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Priyanka Chopra Is Furious At Hollywood's Stereotypes About Indians

"Everybody doesn't speak like Apu from The Simpsons. We all don't smell of curry. We all are not ugly-looking nerds."

Priyanka Chopra is no stranger to the west, having collaborated with Pitbull for her hit single "Exotic".

And she now has an upcoming lead role as FBI agent Alex Parrish in the ABC drama Quantico.


Chopra told BuzzFeed India last year that the greatest burden of being an Indian performer for an American audience is "making sure we break the stereotypes that people see Indians as."

Recently, Chopra met up with Swagata Dam, a writer for Miss Malini, and opened up about what it's like to be Indian in America.

She began by explaining that she studied in America, and while she was there she noticed a lot of stereotypes that Indians faced.

Jamie Mccarthy / Getty Images

"I witnessed a lot of racism and that's exactly why I came back to India. I was 16 years old. I was called a 'Brownie' and some even told me, "Go back to where you came from." At that point in time, I couldn't deal with it. So when these international opportunities came to me, beginning with my music, I decided to try and bring relevance to Indian talent because I was given the opportunity."

She went on to explain that she wanted to break the stereotypes by which Indians are usually depicted on American television.

"Everybody doesn't speak like Apu from The Simpsons. We all don't smell of curry. We all are not ugly-looking nerds, who are shy and always keep sitting behind their computers. Yes, we are very proud of our big families but that doesn't mean ki har gaadi mein se 15 log bahar niklenge. In global pop-culture, we are always represented like that. I wanted to break that."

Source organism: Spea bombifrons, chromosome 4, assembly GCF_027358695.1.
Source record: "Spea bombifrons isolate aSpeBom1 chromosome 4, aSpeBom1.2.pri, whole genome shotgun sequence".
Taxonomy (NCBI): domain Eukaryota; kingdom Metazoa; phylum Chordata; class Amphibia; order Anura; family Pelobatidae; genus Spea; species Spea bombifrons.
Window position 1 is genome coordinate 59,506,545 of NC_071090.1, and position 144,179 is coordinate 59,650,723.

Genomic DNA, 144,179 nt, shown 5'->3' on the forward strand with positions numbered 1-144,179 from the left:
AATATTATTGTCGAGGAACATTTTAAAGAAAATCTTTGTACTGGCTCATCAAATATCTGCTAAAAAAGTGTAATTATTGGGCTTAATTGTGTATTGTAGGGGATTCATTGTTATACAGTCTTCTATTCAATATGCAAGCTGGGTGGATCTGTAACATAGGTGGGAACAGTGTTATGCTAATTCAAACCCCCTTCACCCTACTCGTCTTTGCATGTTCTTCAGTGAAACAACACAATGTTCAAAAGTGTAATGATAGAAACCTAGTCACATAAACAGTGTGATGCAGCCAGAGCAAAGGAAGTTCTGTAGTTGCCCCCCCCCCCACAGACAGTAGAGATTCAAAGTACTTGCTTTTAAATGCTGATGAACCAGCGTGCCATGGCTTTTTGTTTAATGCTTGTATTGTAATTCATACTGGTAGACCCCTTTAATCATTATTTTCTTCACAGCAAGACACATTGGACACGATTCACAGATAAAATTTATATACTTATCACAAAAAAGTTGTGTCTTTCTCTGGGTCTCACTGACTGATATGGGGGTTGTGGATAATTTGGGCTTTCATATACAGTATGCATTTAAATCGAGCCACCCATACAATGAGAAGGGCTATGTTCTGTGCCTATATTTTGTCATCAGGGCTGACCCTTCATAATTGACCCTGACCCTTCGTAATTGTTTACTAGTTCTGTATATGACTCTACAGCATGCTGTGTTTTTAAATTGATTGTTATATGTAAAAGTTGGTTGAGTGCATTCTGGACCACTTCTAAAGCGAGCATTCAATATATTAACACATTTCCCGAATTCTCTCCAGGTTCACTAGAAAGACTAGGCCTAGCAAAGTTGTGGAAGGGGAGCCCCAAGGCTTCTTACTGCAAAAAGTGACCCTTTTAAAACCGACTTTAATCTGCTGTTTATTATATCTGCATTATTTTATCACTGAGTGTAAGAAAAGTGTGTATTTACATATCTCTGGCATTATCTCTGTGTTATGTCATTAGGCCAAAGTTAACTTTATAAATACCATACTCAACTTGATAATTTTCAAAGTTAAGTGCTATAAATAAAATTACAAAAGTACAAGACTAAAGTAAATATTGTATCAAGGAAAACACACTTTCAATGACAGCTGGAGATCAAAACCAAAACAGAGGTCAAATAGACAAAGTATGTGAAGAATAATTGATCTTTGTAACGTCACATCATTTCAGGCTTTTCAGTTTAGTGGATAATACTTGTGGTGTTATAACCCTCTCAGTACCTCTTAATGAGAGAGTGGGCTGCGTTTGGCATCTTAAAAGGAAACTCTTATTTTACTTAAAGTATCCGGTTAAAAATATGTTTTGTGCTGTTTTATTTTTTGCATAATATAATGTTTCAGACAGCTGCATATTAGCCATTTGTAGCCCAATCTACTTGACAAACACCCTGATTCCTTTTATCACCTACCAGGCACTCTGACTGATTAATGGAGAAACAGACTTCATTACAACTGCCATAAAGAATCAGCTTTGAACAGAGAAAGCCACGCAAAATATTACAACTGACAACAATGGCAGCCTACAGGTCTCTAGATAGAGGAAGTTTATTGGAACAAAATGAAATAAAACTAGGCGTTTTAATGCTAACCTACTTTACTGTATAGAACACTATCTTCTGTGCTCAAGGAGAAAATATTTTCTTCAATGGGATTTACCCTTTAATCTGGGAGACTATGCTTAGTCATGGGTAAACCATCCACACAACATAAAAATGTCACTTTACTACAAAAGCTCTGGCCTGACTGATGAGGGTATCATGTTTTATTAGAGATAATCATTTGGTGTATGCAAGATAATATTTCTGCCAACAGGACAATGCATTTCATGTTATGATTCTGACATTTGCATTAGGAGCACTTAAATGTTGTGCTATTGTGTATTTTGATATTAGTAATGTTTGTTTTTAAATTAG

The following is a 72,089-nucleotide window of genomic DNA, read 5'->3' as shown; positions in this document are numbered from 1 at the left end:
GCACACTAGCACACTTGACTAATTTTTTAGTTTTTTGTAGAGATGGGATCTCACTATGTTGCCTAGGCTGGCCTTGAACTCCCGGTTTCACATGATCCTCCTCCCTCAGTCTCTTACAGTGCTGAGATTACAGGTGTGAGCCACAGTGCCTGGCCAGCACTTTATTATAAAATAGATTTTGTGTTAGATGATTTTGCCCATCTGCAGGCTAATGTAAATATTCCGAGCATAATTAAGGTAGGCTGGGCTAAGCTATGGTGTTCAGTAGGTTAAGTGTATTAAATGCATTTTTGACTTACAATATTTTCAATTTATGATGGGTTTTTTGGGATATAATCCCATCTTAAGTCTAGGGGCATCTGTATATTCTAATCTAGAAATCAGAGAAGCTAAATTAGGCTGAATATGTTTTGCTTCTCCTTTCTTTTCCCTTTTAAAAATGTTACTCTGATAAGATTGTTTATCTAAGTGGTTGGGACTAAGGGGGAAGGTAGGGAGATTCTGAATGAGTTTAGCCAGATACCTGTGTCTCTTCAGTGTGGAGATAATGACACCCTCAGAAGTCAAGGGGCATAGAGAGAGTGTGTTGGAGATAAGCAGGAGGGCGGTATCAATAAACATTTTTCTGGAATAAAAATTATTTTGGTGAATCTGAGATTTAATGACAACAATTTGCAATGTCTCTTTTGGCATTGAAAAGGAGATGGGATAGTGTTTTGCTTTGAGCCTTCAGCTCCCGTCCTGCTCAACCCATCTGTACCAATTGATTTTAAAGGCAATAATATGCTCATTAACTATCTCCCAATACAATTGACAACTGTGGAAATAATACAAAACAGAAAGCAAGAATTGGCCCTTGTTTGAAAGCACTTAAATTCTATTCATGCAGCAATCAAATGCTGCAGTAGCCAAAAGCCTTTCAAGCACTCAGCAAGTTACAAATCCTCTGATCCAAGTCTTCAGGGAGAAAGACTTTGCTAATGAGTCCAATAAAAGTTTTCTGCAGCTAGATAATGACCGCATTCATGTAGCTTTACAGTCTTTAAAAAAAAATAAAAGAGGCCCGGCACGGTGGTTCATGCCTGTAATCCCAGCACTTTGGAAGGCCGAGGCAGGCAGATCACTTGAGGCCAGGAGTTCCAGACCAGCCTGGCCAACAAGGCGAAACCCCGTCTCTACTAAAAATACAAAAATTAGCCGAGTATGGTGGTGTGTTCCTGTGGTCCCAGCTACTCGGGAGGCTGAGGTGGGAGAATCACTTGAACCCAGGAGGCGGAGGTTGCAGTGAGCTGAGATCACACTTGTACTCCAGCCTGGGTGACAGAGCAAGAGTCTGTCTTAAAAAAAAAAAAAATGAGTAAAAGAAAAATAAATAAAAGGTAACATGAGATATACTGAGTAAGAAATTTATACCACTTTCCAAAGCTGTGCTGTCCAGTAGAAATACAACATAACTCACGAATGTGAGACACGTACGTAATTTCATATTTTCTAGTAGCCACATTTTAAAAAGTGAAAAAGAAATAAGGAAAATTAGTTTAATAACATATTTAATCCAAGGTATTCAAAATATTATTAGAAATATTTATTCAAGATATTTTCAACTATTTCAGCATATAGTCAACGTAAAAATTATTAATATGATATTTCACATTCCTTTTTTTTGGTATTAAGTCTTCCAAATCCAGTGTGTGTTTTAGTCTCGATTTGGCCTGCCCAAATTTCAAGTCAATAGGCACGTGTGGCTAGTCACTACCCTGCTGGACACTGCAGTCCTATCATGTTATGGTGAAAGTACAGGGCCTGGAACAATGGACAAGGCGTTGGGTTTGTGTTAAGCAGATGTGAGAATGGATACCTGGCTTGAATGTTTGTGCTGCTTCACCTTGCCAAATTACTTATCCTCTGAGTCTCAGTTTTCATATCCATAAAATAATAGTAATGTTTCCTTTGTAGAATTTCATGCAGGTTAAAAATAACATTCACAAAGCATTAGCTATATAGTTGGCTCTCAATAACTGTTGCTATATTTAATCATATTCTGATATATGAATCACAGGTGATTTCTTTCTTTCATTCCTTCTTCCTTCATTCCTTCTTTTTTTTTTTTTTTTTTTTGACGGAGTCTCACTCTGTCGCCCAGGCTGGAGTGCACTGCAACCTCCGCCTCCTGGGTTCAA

Frederick M. Brown / Getty Images

Chopra explained that she was tired of being offered parts as "the Indian princess, some exotic looking snake-charmer or some hypnotizing lady." She said she never wanted to be restricted to such archetypal characters, and it "annoys" her when that's all global entertainment sees people from India as.

"When they (ABC) came to me for this deal about some show, I told them very clearly that I'd do it if you cast me as an ethnically ambiguous part. I mentioned that the fact that I am an Indian should have nothing to do with the story, cast me an actor. And they did. They found me a part which is half Indian and half Caucasian. I play an FBI agent and the story has nothing to do with my big family or me wearing henna or any of those stereotypes."

Chopra ended the interview by saying, "Doing Quantico has been a very personal experience for me. If the show is successful and if I am good in it, it will definitely make a dent in Indian actors being taken seriously."

H/t Miss Malini

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